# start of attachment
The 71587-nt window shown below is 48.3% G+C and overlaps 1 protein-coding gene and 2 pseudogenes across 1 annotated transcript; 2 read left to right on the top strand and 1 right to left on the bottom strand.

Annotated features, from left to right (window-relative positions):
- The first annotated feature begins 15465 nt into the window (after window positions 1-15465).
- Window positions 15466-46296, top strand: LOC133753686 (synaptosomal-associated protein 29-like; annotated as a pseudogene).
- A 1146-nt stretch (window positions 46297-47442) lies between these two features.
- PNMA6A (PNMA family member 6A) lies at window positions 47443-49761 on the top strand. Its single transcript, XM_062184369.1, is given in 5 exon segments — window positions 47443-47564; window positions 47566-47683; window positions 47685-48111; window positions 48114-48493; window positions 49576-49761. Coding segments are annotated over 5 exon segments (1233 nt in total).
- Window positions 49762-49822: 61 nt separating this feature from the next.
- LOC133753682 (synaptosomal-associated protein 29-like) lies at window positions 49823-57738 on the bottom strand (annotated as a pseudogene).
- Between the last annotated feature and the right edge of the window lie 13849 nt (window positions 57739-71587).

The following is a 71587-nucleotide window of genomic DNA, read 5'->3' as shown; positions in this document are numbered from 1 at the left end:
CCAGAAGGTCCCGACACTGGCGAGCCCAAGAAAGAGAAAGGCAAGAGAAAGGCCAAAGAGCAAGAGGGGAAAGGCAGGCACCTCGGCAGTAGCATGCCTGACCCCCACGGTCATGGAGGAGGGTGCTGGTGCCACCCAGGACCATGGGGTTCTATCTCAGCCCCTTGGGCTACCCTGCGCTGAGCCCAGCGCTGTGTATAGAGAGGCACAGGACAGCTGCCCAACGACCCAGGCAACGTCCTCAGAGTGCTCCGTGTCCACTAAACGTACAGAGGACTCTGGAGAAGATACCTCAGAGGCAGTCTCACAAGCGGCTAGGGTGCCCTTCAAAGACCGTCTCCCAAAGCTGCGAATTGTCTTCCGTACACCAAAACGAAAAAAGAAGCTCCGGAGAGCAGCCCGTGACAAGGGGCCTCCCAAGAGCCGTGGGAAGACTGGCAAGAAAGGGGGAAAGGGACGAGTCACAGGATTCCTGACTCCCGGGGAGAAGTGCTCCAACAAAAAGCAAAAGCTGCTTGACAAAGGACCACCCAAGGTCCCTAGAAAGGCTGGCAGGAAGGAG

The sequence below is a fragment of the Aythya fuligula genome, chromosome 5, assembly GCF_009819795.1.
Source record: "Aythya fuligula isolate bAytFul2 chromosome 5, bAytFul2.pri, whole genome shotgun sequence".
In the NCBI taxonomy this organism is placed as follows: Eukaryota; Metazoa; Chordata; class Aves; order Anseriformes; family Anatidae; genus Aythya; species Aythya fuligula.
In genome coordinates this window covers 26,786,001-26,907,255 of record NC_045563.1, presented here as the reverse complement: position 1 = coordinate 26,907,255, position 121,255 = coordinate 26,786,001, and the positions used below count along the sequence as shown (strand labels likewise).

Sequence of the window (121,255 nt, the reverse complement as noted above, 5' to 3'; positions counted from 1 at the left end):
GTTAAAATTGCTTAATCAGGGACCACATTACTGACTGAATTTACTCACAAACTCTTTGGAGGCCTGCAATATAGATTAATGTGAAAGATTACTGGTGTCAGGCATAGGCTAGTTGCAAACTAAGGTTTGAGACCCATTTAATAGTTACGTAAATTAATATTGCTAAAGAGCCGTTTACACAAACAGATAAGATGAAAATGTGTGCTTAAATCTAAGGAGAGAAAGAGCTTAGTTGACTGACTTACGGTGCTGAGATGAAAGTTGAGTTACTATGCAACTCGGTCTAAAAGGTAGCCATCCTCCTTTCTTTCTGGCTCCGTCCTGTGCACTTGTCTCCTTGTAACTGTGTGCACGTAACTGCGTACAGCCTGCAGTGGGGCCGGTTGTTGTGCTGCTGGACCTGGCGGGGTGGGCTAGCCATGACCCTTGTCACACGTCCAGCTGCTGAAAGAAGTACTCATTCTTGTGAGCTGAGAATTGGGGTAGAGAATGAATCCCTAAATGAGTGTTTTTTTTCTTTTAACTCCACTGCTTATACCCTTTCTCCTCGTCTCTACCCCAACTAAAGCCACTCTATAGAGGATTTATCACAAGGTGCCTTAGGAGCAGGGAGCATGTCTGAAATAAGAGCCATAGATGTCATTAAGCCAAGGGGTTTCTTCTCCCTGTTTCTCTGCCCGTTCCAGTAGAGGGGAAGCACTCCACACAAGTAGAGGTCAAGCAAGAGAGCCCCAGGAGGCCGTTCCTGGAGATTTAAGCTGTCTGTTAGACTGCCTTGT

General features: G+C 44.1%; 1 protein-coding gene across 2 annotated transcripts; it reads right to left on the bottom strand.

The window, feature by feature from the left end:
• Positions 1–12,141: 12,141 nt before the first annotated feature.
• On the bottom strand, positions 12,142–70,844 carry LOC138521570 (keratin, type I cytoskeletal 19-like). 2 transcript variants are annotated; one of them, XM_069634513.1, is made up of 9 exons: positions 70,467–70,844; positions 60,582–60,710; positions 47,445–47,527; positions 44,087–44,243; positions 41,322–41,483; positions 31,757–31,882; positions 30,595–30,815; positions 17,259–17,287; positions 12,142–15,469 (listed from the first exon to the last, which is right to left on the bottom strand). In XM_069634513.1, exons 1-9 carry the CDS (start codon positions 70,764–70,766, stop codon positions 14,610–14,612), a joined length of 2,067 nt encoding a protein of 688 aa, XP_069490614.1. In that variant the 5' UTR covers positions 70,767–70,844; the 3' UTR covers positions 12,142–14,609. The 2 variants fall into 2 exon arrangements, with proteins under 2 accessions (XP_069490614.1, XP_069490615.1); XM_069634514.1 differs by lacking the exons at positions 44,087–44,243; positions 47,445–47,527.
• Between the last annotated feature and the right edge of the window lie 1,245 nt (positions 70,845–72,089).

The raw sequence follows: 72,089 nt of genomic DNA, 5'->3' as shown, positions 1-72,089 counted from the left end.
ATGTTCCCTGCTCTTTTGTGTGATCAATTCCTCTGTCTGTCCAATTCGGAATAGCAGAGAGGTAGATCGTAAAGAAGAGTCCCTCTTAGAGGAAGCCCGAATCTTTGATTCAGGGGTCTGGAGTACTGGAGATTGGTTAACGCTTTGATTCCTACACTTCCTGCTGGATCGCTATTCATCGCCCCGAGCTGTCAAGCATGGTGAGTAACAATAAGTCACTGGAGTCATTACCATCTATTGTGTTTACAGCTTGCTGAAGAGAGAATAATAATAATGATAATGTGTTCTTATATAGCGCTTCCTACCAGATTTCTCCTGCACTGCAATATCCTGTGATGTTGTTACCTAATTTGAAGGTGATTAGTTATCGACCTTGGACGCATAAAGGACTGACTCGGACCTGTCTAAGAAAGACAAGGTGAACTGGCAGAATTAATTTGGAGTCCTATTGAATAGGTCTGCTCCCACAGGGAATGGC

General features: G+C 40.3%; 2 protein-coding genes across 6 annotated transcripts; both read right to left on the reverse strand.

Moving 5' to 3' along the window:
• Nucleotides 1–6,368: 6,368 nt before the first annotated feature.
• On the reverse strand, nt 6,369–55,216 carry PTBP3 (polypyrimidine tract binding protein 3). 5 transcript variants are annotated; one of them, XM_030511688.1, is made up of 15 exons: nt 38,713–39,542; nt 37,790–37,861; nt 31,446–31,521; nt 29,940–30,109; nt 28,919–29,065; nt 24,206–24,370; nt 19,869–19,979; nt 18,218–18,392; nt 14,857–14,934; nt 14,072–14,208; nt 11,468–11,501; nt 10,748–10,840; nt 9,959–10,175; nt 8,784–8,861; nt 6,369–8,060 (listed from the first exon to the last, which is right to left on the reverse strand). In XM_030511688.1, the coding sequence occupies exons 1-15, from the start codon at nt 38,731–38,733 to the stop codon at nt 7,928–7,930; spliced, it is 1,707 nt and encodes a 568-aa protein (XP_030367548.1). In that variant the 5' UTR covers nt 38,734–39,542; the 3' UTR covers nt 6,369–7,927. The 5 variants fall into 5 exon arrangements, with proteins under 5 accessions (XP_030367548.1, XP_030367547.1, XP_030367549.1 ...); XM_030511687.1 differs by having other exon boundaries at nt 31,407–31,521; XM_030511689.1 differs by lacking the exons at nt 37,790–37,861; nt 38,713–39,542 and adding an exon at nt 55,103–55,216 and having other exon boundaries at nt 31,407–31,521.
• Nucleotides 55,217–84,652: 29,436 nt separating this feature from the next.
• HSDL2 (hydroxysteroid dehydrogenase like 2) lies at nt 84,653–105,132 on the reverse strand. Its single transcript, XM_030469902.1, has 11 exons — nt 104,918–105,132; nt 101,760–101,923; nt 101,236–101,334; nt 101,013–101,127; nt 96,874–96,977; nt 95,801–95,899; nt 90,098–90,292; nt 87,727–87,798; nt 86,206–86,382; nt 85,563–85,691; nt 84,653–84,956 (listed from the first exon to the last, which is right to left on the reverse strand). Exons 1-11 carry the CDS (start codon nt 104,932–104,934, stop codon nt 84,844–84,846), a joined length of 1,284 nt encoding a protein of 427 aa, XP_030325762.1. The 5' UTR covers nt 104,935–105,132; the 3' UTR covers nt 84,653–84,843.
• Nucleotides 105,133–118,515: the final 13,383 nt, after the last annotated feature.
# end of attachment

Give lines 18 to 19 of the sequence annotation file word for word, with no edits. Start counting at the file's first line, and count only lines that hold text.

General features: G+C 44.1%; 1 protein-coding gene across 2 annotated transcripts; it reads right to left on the bottom strand.

The window, feature by feature from the left end: